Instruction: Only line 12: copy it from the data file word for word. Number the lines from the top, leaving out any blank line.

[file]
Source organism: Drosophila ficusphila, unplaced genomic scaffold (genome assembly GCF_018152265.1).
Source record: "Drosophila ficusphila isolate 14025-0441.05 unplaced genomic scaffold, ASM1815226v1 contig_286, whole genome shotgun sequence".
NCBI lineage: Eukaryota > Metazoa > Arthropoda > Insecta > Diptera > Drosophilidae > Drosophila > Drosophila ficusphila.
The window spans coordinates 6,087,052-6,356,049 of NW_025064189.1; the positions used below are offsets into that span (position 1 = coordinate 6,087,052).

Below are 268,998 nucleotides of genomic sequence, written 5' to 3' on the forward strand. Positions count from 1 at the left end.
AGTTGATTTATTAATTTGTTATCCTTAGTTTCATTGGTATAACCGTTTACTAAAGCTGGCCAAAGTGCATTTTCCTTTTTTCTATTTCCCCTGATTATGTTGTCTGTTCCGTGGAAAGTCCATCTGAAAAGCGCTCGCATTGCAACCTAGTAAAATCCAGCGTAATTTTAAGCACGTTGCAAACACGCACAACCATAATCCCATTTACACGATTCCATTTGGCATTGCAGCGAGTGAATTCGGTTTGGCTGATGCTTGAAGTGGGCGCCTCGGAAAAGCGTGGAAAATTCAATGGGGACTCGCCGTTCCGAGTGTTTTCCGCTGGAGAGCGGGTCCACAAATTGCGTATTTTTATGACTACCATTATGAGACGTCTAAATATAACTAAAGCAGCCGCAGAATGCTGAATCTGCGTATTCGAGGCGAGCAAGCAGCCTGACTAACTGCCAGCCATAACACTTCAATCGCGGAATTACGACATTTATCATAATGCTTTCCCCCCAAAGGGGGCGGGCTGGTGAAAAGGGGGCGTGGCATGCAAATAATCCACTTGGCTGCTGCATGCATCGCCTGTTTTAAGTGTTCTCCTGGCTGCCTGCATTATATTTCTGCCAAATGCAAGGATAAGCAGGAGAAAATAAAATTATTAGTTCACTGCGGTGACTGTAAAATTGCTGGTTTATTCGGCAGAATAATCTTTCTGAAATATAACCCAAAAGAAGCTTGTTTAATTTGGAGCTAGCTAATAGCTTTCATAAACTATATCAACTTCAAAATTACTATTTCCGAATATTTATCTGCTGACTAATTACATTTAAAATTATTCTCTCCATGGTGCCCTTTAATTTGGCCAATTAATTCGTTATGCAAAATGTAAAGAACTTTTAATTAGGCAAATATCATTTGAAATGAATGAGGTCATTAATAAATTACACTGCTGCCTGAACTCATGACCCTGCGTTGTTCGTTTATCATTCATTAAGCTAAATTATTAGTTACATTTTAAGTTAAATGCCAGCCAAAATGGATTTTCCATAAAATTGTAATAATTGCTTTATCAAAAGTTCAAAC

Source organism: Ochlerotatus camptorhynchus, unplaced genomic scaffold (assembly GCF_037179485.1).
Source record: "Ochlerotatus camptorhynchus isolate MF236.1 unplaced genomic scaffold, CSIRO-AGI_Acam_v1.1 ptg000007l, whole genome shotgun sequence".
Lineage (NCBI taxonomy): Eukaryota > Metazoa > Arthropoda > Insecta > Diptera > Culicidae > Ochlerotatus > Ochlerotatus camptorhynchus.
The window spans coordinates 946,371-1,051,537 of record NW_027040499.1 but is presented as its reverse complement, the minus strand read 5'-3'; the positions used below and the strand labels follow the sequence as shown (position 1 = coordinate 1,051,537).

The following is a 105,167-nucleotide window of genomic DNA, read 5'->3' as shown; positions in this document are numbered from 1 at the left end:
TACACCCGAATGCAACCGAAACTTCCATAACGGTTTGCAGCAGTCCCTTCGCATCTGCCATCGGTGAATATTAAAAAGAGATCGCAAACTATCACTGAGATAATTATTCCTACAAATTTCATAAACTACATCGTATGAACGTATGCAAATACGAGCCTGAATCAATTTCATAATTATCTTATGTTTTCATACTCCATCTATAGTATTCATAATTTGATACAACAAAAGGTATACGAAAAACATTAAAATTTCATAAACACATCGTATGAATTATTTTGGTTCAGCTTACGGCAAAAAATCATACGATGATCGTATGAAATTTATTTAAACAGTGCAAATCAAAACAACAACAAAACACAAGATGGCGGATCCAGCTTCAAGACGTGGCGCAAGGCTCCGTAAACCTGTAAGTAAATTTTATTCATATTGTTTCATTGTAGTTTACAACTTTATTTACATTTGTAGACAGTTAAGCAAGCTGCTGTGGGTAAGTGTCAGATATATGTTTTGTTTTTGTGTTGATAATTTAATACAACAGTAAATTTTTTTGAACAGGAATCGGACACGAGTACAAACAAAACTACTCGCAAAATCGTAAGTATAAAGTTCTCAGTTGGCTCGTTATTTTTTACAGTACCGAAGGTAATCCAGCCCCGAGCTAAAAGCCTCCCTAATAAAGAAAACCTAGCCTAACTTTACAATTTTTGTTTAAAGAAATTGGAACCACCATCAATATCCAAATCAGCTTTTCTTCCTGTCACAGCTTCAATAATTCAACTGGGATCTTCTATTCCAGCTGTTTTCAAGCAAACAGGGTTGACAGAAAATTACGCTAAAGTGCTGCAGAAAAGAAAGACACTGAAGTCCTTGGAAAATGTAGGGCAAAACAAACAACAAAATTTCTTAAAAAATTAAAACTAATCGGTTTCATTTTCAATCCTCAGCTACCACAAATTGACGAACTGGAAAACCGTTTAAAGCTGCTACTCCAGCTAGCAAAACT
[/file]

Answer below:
TACACCCGAATGCAACCGAAACTTCCATAACGGTTTGCAGCAGTCCCTTCGCATCTGCCATCGGTGAATATTAAAAAGAGATCGCAAACTATCACTGAGATAATTATTCCTACAAATTTCATAAACTACATCGTATGAACGTATGCAAATACGAGCCTGAATCAATTTCATAATTATCTTATGTTTTCATACTCCATCTATAGTATTCATAATTTGATACAACAAAAGGTATACGAAAAACATTAAAATTTCATAAACACATCGTATGAATTATTTTGGTTCAGCTTACGGCAAAAAATCATACGATGATCGTATGAAATTTATTTAAACAGTGCAAATCAAAACAACAACAAAACACAAGATGGCGGATCCAGCTTCAAGACGTGGCGCAAGGCTCCGTAAACCTGTAAGTAAATTTTATTCATATTGTTTCATTGTAGTTTACAACTTTATTTACATTTGTAGACAGTTAAGCAAGCTGCTGTGGGTAAGTGTCAGATATATGTTTTGTTTTTGTGTTGATAATTTAATACAACAGTAAATTTTTTTGAACAGGAATCGGACACGAGTACAAACAAAACTACTCGCAAAATCGTAAGTATAAAGTTCTCAGTTGGCTCGTTATTTTTTACAGTACCGAAGGTAATCCAGCCCCGAGCTAAAAGCCTCCCTAATAAAGAAAACCTAGCCTAACTTTACAATTTTTGTTTAAAGAAATTGGAACCACCATCAATATCCAAATCAGCTTTTCTTCCTGTCACAGCTTCAATAATTCAACTGGGATCTTCTATTCCAGCTGTTTTCAAGCAAACAGGGTTGACAGAAAATTACGCTAAAGTGCTGCAGAAAAGAAAGACACTGAAGTCCTTGGAAAATGTAGGGCAAAACAAACAACAAAATTTCTTAAAAAATTAAAACTAATCGGTTTCATTTTCAATCCTCAGCTACCACAAATTGACGAACTGGAAAACCGTTTAAAGCTGCTACTCCAGCTAGCAAAACT